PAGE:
The German football team, famous for its meticulous approach to tournament planning and preparation, is using two new apps to help thoroughly prepare itself for the Euro 2016 campaign.
World champions Germany opened its Euro 2016 campaign with a comfortable 2-0 win over Ukraine. Germany out-played, out-fought and out-thought the opponents, but this German victory didn’t start when the referee blew his whistle to start the game. Nor did it begin on the training field.
The tactics that coach Joachim Low’s team used to defeat their first Euro opponents originated from data collected by team analysts using a new prototype app.
SAP Challenger Insights enables German coaches, analysts and players to analyse opponents in great detail. Designed by German company SAP, Challenger is similar to the SAP software Match Insights, which helped Die Mannschaft analyse their own game with great success at the 2014 World Cup Finals.
In 2014, Match Insights helped the Germans analyse their own performance in both training and matches by processing a vast amount of data. Analysts used video data to find and assess key situations in each match and coaches used the data to better prepare the players for the next opponent.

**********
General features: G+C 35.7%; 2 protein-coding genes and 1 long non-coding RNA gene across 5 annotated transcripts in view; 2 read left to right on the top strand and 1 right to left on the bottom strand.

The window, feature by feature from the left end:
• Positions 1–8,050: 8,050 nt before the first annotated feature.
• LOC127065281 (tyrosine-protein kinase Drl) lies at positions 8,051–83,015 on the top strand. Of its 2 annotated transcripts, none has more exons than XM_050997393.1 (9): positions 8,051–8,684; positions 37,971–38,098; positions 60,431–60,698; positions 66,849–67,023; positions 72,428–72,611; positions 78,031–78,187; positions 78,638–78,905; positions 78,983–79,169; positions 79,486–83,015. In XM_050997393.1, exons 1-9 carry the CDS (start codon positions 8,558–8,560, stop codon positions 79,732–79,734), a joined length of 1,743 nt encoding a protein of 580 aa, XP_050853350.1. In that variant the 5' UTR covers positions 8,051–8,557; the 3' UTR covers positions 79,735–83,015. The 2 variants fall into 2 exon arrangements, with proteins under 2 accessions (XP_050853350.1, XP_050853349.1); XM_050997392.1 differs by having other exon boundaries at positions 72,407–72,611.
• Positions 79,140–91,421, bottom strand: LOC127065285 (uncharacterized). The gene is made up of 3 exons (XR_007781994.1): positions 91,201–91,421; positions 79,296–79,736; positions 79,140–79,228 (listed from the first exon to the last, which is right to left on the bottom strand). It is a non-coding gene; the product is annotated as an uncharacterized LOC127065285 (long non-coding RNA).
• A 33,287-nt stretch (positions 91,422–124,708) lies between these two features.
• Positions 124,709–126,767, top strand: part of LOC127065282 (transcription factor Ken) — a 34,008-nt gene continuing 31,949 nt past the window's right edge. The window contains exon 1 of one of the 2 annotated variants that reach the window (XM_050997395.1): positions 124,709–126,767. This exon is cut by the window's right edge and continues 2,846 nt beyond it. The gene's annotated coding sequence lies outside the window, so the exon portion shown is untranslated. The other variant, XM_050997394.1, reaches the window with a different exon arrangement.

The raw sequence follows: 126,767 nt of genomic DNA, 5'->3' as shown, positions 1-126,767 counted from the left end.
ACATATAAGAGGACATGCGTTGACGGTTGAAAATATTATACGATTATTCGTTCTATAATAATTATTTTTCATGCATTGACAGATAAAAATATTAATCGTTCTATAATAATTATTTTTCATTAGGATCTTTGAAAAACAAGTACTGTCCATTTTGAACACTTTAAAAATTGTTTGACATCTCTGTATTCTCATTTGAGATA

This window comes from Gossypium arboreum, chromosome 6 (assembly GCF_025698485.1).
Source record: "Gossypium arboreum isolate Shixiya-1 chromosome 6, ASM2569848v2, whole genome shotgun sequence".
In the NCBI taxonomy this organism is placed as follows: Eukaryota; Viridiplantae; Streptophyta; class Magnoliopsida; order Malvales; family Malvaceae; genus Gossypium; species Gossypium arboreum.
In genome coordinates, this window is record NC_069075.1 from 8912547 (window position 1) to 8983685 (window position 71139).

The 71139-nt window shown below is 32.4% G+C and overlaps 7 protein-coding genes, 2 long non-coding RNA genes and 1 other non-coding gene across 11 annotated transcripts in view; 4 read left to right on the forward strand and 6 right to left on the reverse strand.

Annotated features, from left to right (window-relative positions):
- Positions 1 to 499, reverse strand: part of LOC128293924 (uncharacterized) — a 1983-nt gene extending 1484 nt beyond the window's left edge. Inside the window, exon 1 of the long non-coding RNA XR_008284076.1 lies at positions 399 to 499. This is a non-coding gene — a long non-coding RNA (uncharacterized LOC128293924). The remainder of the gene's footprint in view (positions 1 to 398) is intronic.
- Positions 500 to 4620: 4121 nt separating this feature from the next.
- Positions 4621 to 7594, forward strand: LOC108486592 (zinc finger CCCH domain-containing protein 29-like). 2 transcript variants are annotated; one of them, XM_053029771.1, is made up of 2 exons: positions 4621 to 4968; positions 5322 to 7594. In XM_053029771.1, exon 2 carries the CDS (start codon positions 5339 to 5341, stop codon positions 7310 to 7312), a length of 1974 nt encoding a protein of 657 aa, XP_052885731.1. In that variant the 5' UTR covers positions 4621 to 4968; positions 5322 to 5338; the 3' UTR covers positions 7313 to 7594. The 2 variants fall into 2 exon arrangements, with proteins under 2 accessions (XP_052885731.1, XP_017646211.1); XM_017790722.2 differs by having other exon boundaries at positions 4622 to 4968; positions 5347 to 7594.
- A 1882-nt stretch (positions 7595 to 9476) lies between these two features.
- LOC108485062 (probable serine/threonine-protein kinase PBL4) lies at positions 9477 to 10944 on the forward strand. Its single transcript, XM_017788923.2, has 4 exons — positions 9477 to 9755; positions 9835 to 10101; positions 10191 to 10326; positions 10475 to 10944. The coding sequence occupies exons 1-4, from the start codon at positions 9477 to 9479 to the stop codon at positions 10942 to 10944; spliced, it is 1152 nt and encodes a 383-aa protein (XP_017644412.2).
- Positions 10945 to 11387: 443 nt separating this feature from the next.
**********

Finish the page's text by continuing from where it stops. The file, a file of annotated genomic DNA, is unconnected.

The Germans then designed training sessions that would reduce the amount of time their players spent in possession of the ball and increase the speed with which they released it.
The previous three international football tournaments - Euro 2008, the 2010 World Cup Finals and Euro 2012 - had all been dominated by Spain, with their quick passing style. Using the new SAP software, the Germans managed to get their average ball retention time down from 3.4 seconds at the previous World Cup to 1.1 seconds. They believe this was a significant factor in their eventual victory, where they became the first European team to lift the trophy outside Europe.
The German football team, though, is not known for resting on its laurels.
Technology and tactics
So much is made these days of strategy and tactics. Fans talk about it, journalists write about it, managers and coaches are paid vast amounts of money to come up with it and then tweak or change things if their original plans are not working.
Coaches design strategy and tactics based on what their own team can do, but also on the opposition’s strengths and weaknesses. In Sunday’s game, Germany constantly tested Ukraine goalkeeper, Andriy Pyatov, with crosses towards the right-hand corner of his six-yard area.
Often, the goal keeper flapped unconvincingly at the ball. One free kick to that area, from the German right - the Ukraine’s left - ended up with Germany’s Shkodran Mustafi powering a header into the goal to give Germany the lead. Moments later, the same player bundled into the goalkeeper in the same spot, chasing another cross. Apparently, Pyatov had been less convincing taking crosses in this part of his penalty area during the warm-up game with Romania.